|09 September 2013||#1|
Birmingham, United Kingdom
Join Date: Nov 2009
texture - How much is too much?
I'm really new to modelling and texturing, especially texturing.
This is the model I've come up with for a short film.
After testing different sized textures, from unwrapping the whole object onto 1 uv map at 1k, 2, 4k and 8k with made my computer freeze, i still wasn't happy with the results.
I ended up making multiple uv maps, so far 1 for each door. The door with the test uv is alone 4k.
I suppose my question is this, is this normal? Or is it overkill? I have no idea! I want it to be used in a short film, and from multiple angles ans some quite close up. Anything below 4k seems to be really pixel heavy, even the 4k sometimes. I have no idea what they do it television or film but I'm guessing they must split the uv's up like this right?!
if that is the case, how would you go about dividing this up into uv sheets, is 4k for a door too much?
And finally, any good photo real texture tutorials anyone can point me to? I've found plenty of photoshop paint tutorials, but i want something they might try in films. the one I threw up on the door was just a quick PS test run but I need to try something a LOT better.
Anyway, thanks for any help.
|09 September 2013||#3|
Join Date: Dec 2004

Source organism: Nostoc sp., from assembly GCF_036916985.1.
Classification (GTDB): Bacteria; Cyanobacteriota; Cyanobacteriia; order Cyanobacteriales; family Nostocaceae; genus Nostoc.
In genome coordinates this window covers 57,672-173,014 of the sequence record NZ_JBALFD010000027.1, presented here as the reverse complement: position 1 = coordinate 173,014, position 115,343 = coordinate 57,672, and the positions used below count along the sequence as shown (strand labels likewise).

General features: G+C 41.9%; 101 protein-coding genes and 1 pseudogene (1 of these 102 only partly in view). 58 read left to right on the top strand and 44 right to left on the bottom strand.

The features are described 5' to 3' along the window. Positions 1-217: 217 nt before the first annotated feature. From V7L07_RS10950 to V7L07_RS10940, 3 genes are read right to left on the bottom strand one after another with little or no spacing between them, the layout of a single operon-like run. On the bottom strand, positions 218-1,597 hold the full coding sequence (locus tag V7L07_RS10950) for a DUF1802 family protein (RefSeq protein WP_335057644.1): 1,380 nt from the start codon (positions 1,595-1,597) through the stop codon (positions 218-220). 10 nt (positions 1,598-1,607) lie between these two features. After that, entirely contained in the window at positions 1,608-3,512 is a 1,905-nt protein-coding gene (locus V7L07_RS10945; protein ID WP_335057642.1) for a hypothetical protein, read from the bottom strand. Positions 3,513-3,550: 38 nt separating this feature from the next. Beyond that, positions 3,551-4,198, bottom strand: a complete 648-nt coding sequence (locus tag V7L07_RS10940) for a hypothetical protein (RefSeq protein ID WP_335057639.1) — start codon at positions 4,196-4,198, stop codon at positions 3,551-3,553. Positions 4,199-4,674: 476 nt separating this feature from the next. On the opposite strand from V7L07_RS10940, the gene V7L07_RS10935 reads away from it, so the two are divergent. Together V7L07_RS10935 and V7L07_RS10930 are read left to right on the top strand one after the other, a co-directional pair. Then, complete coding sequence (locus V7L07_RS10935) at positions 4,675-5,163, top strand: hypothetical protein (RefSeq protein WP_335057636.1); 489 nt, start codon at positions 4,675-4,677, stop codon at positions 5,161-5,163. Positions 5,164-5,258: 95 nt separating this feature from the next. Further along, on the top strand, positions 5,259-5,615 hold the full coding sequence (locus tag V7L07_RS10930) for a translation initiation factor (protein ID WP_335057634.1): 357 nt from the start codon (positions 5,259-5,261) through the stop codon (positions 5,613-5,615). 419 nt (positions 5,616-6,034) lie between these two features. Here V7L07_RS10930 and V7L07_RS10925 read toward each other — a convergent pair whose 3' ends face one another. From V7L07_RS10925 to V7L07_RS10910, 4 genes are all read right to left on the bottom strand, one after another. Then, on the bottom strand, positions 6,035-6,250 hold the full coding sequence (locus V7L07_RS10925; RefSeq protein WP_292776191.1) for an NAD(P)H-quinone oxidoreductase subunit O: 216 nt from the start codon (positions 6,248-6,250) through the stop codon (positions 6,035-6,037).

it really does depend on what you are doing with the asset.
as Oglu said, if its close to camera then of course you will need more.
its is far away in the sky then you would need alot less.
one way to check if you know the general layout of where it will be in relation to the camera is to attach a 2X2 checker texture. then up the repeat uv to say 1000X1000.
this would equal a 2k testure.
render at your intented final render resolution.
If you can see artifacts or the checkers then this isnt enough and you would need a bigger map/maps.
it is a quick and pretty reliable way to test needed resolution.
|10 October 2013||#4|
Humble texture artistportfolio
Marque Pierre Sondergaard
I think the rule of thumb goes 2x what will be the final resolution on screen.
So take the resolution of your intended final image, then work back from there in terms of how close will the object be to the camera/how much of that screen will the object take up. Then you want to double that for your textures.
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